The future of financial reporting and analysis relies on the adaptive performance of finance executives. The payoff? Steering an entire organization toward more efficient models can set your business on a path to sustainable growth.
Clear examples are seen in the divergent fortunes of Apple and Kodak. While one business was on a sustained decline, the other was at its peak. In retrospect, it's hard to deny the eventual reversal of fortunes for both hinged on finance executives identifying and embracing new industry-wide trends and data.
Such incidents highlight the fact that the behavior and performance of finance executives should be well-calibrated and aligned with industry-wide trends. This enables an organization to function smoothly. And to adapt to market changes most effectively.
Being prepared for market shifts should go beyond adopting the best new technology. Finance and executive leaders should also be involved planning resources, implementation and scaling. Modern solutions and data analytics platforms can help CFOs and their teams dive deep into every aspect of a business’s finance operations. Asking the right question to remove doubt and roadblocks from decision-making is step one.
The most ideal approach to financial reporting is to develop a shared repository of financial facts and figures.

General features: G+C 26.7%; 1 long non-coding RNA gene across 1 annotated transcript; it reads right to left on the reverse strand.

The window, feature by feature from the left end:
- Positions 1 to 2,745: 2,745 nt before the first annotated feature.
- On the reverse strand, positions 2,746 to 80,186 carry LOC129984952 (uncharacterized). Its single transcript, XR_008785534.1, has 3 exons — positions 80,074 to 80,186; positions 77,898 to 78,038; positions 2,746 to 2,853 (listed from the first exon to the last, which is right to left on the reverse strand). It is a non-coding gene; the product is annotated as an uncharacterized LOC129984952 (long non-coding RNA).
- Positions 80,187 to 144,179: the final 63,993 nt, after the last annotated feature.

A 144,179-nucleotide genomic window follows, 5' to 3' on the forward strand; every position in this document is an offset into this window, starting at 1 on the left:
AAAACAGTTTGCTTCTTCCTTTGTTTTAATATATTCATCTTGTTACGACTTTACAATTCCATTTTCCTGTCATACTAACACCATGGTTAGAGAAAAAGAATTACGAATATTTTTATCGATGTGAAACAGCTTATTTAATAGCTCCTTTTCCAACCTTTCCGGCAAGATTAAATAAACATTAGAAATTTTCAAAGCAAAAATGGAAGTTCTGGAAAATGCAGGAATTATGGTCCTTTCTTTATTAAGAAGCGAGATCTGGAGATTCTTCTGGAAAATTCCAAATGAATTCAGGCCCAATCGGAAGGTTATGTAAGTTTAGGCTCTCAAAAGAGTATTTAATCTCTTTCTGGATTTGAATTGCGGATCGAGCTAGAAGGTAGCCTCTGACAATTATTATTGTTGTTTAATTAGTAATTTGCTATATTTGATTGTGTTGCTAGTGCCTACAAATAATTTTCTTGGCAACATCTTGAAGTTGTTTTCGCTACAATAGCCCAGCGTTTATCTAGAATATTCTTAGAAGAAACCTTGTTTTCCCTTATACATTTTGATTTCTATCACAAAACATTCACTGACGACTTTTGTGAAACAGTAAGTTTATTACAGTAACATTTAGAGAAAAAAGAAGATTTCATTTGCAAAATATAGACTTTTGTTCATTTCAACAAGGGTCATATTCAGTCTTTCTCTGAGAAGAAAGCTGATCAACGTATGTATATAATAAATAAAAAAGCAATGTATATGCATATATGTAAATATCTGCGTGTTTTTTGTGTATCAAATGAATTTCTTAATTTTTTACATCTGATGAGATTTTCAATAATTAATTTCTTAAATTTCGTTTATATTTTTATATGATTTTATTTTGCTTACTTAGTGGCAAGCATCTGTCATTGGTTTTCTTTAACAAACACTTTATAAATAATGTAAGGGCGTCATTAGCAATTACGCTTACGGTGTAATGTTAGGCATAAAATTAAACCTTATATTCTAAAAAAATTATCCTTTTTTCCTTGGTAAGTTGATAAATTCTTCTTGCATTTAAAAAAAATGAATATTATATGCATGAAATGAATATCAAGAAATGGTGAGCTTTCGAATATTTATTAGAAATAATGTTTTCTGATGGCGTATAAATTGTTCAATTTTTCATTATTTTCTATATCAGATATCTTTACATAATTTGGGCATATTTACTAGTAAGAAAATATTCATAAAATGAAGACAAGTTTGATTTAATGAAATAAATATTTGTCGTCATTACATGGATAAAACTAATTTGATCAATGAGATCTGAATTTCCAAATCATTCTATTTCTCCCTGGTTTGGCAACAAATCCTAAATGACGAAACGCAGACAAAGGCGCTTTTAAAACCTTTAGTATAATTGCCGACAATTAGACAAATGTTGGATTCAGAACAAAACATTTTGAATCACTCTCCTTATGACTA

This data is critical to have on hand for investors, regulators, and other stakeholders. Yet, achieving such transparency is rarer than most realize. According to PWC, top-performing finance teams take nearly a week to produce their financial forecast while underperforming ones take up to 19 days.
The use of sophisticated tech solutions not only helps finance leaders automate repetitive tasks. It also provides sufficient time to make well-informed decisions. Remember, your BI tools are only as strong as the data going into them, so make sure you’re automating and standardizing to reduce errors.
Can you track and consolidate your raw, transaction-level data from all of your different systems? If you’re like many, this road to simple trended, period-based reporting is fraught with obstacles.
It may take your data science team upwards of two weeks to extract data from your financial systems, normalize it, and provide the insights or dashboards you need for KPI reporting — just in time for the next board meeting.
Or perhaps you’re paying power by the hour consulting firms to do the heavy lifting for you. In either case, even with a vast arsenal of tools at your disposal, the result is the same: delayed decision making. This is especially problematic when trying to make critical decisions based on multi-location transactions and activity.
Using financial ERPs such as NetSuite and SaaS applications to capture operational and sales data, financial executives are in a unique place to lead the charge when it comes to accelerating business growth. Whether that be through portfolio management, material and resource planning, or 4-wall economics.